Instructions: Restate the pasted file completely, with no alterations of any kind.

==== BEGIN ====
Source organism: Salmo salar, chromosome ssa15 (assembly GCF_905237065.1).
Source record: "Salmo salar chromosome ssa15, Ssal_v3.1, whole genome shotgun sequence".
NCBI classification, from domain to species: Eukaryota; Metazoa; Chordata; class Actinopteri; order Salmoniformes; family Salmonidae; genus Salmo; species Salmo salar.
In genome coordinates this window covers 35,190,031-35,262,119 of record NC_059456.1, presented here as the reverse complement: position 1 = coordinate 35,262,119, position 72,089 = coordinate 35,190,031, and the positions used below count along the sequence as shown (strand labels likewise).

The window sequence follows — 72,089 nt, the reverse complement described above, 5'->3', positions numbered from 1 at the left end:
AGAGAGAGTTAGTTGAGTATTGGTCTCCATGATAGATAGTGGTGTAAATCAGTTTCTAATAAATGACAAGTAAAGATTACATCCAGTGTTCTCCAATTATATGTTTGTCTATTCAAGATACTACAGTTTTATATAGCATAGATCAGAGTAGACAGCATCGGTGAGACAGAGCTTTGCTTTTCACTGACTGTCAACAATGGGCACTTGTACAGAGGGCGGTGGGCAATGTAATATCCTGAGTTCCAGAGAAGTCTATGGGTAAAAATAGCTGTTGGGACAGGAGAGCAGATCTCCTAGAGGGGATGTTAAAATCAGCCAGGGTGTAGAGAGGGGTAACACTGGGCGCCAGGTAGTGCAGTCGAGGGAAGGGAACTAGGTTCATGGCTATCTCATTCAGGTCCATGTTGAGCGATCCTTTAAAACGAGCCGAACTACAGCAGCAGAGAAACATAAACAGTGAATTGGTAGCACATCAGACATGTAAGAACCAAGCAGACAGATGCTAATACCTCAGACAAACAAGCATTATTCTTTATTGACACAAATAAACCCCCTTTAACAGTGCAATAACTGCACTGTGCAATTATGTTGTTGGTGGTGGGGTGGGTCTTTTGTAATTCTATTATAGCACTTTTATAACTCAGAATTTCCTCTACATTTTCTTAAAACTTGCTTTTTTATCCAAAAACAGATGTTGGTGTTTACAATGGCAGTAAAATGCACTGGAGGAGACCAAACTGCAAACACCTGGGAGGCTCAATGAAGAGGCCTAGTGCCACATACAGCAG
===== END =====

Source organism: Salmo salar, chromosome ssa15 (assembly GCF_905237065.1).
Source record: "Salmo salar chromosome ssa15, Ssal_v3.1, whole genome shotgun sequence".
NCBI classification, from domain to species: Eukaryota; Metazoa; Chordata; class Actinopteri; order Salmoniformes; family Salmonidae; genus Salmo; species Salmo salar.
In genome coordinates this window covers 35,190,031-35,262,119 of record NC_059456.1, presented here as the reverse complement: position 1 = coordinate 35,262,119, position 72,089 = coordinate 35,190,031, and the positions used below count along the sequence as shown (strand labels likewise).

The window sequence follows — 72,089 nt, the reverse complement described above, 5'->3', positions numbered from 1 at the left end:
AGAGAGAGTTAGTTGAGTATTGGTCTCCATGATAGATAGTGGTGTAAATCAGTTTCTAATAAATGACAAGTAAAGATTACATCCAGTGTTCTCCAATTATATGTTTGTCTATTCAAGATACTACAGTTTTATATAGCATAGATCAGAGTAGACAGCATCGGTGAGACAGAGCTTTGCTTTTCACTGACTGTCAACAATGGGCACTTGTACAGAGGGCGGTGGGCAATGTAATATCCTGAGTTCCAGAGAAGTCTATGGGTAAAAATAGCTGTTGGGACAGGAGAGCAGATCTCCTAGAGGGGATGTTAAAATCAGCCAGGGTGTAGAGAGGGGTAACACTGGGCGCCAGGTAGTGCAGTCGAGGGAAGGGAACTAGGTTCATGGCTATCTCATTCAGGTCCATGTTGAGCGATCCTTTAAAACGAGCCGAACTACAGCAGCAGAGAAACATAAACAGTGAATTGGTAGCACATCAGACATGTAAGAACCAAGCAGACAGATGCTAATACCTCAGACAAACAAGCATTATTCTTTATTGACACAAATAAACCCCCTTTAACAGTGCAATAACTGCACTGTGCAATTATGTTGTTGGTGGTGGGGTGGGTCTTTTGTAATTCTATTATAGCACTTTTATAACTCAGAATTTCCTCTACATTTTCTTAAAACTTGCTTTTTTATCCAAAAACAGATGTTGGTGTTTACAATGGCAGTAAAATGCACTGGAGGAGACCAAACTGCAAACACCTGGGAGGCTCAATGAAGAGGCCTAGTGCCACATACAGCAG